Google is improving speech recognition for people who have conditions that affect their ability to pronounce words.

What’s new: Project Relate is an Android app that offers a personalized speech recognition model for people whose speech is impaired or otherwise atypical. It’s designed to understand, transcribe, and synthesize speech for both person-to-person and person-to-machine interactions.

How it works: Researchers trained Relate using over a million speech samples collected from people with conditions including amyotrophic lateral sclerosis, cerebral palsy, Down syndrome, Parkinson’s disease, stroke, or traumatic brain injury. Users can fine-tune the system to their own voices by speaking 500 phrases.

  • Relate transcribes speech to text in real time, restates what the user says in a synthesized voice, and translates the user’s voice commands for Google Assistant, such as dimming lights or playing music.
  • It builds on previous Google projects. Parrotron is an LSTM-based sequence-to-sequence model that translates spoken words into synthesized speech. Another, unnamed project allowed researchers to develop fine-tuned speech recognition models using a speech-to-text network known as a recurrent neural network transducer.
  • Google is recruiting English-speaking volunteers in Australia, Canada, New Zealand, and the U.S. to provide feedback to the beta-test version.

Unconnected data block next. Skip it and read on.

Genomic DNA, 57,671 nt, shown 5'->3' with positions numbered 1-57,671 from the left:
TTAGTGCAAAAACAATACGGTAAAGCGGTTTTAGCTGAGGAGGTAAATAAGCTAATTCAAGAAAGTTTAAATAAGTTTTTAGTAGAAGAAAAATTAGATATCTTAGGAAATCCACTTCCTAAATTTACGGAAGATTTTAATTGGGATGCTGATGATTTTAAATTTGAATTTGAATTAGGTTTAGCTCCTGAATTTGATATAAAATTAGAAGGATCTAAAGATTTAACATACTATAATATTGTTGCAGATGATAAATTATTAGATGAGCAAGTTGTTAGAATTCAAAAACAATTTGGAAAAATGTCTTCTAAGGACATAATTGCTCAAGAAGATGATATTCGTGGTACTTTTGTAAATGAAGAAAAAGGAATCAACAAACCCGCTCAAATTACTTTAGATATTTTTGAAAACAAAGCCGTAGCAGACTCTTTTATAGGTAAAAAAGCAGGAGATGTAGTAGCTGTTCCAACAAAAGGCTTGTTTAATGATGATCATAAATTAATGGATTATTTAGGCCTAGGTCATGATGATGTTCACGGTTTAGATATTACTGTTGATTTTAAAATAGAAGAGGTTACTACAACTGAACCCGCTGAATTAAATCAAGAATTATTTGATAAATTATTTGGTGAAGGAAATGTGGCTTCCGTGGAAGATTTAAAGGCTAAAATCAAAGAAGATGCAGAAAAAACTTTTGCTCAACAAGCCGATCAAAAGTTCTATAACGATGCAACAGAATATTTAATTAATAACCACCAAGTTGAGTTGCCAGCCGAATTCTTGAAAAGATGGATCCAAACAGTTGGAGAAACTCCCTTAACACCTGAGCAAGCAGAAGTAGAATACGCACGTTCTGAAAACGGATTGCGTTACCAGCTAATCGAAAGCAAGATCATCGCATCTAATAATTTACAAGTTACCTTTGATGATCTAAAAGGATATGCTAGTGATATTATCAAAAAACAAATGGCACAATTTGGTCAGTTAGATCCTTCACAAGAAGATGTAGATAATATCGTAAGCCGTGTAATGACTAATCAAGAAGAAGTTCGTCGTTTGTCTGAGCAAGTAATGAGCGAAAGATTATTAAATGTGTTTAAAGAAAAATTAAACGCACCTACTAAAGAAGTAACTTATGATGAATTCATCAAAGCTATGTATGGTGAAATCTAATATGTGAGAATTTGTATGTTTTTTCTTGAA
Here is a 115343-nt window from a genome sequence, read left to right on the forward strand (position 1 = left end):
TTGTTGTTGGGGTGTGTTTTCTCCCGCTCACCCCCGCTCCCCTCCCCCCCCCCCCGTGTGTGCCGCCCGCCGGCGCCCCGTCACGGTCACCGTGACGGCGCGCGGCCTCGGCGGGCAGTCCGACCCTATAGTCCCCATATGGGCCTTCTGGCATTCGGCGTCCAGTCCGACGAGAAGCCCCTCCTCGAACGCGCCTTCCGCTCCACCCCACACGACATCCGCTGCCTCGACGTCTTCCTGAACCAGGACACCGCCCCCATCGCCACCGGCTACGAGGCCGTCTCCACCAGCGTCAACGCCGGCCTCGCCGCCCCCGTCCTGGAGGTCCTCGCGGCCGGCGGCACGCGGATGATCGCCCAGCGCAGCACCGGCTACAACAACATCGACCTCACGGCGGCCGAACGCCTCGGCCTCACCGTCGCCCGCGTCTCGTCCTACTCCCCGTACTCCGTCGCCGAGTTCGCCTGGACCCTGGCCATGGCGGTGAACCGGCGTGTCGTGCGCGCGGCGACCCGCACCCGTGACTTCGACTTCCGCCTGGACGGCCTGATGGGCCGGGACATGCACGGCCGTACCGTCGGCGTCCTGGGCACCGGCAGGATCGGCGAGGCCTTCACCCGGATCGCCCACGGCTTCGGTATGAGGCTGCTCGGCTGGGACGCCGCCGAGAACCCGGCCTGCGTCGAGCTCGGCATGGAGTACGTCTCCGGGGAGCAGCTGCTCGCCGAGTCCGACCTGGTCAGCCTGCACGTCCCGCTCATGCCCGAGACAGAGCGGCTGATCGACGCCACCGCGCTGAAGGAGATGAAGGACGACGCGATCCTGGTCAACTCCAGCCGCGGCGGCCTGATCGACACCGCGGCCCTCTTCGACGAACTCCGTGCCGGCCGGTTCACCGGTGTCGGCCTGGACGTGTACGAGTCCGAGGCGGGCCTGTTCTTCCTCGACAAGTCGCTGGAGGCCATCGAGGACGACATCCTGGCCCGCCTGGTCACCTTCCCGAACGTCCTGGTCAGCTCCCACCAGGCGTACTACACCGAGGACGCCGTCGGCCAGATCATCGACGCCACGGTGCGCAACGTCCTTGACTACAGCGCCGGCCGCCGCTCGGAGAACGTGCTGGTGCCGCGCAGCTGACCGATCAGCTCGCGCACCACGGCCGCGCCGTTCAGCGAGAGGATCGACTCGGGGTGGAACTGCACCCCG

Behind the news: Recognizing the need to make their products more inclusive, tech companies have launched initiatives to make apps more accessible.

  • Israeli startup Voiceitt developed a smartphone app that translates impaired speech into a synthesized voice for Amazon Alexa. Like Relate, it can be fine-tuned on a user’s voice.
  • Apple is training Siri to recognize words spoken by people who stutter using audio clips of stuttered speech.
  • AccessiBe has had mixed results with its accessibility tech, which uses object recognition to generate video captions and transcripts. The company recently was caught up in a lawsuit by disability advocates who said that its technology often mislabels images, making it harder for visually impaired people to navigate the web.

Why it matters: People whose speech is atypical can be excluded from social interactions, have trouble communicating when they need help, and experience difficulty using voice-activated devices. Technology that lets them be heard could make their lives richer, safer, and more engaging.

We’re thinking: Speech recognition is a convenience for most people, but for those with unusual speech patterns, it could be a lifeline.


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